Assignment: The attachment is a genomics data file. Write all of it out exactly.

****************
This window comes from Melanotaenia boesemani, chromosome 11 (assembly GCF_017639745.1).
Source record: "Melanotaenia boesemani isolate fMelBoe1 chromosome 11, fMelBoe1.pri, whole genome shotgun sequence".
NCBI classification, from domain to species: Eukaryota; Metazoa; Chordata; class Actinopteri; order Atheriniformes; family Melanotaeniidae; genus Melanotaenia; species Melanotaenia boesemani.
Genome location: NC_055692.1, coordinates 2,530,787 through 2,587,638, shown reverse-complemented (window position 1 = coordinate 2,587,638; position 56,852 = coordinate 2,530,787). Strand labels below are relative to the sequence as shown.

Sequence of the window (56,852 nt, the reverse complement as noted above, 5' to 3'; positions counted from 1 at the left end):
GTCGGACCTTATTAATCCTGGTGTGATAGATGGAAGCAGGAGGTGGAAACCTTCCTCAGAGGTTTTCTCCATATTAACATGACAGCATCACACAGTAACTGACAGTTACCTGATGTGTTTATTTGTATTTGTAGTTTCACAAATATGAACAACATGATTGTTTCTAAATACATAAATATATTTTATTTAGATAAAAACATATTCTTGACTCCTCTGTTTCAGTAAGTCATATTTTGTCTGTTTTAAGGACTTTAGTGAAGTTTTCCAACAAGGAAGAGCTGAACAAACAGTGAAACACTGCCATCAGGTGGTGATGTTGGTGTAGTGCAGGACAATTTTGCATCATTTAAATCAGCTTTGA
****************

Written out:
This window comes from Melanotaenia boesemani, chromosome 11 (assembly GCF_017639745.1).
Source record: "Melanotaenia boesemani isolate fMelBoe1 chromosome 11, fMelBoe1.pri, whole genome shotgun sequence".
NCBI classification, from domain to species: Eukaryota; Metazoa; Chordata; class Actinopteri; order Atheriniformes; family Melanotaeniidae; genus Melanotaenia; species Melanotaenia boesemani.
Genome location: NC_055692.1, coordinates 2,530,787 through 2,587,638, shown reverse-complemented (window position 1 = coordinate 2,587,638; position 56,852 = coordinate 2,530,787). Strand labels below are relative to the sequence as shown.

Sequence of the window (56,852 nt, the reverse complement as noted above, 5' to 3'; positions counted from 1 at the left end):
GTCGGACCTTATTAATCCTGGTGTGATAGATGGAAGCAGGAGGTGGAAACCTTCCTCAGAGGTTTTCTCCATATTAACATGACAGCATCACACAGTAACTGACAGTTACCTGATGTGTTTATTTGTATTTGTAGTTTCACAAATATGAACAACATGATTGTTTCTAAATACATAAATATATTTTATTTAGATAAAAACATATTCTTGACTCCTCTGTTTCAGTAAGTCATATTTTGTCTGTTTTAAGGACTTTAGTGAAGTTTTCCAACAAGGAAGAGCTGAACAAACAGTGAAACACTGCCATCAGGTGGTGATGTTGGTGTAGTGCAGGACAATTTTGCATCATTTAAATCAGCTTTGA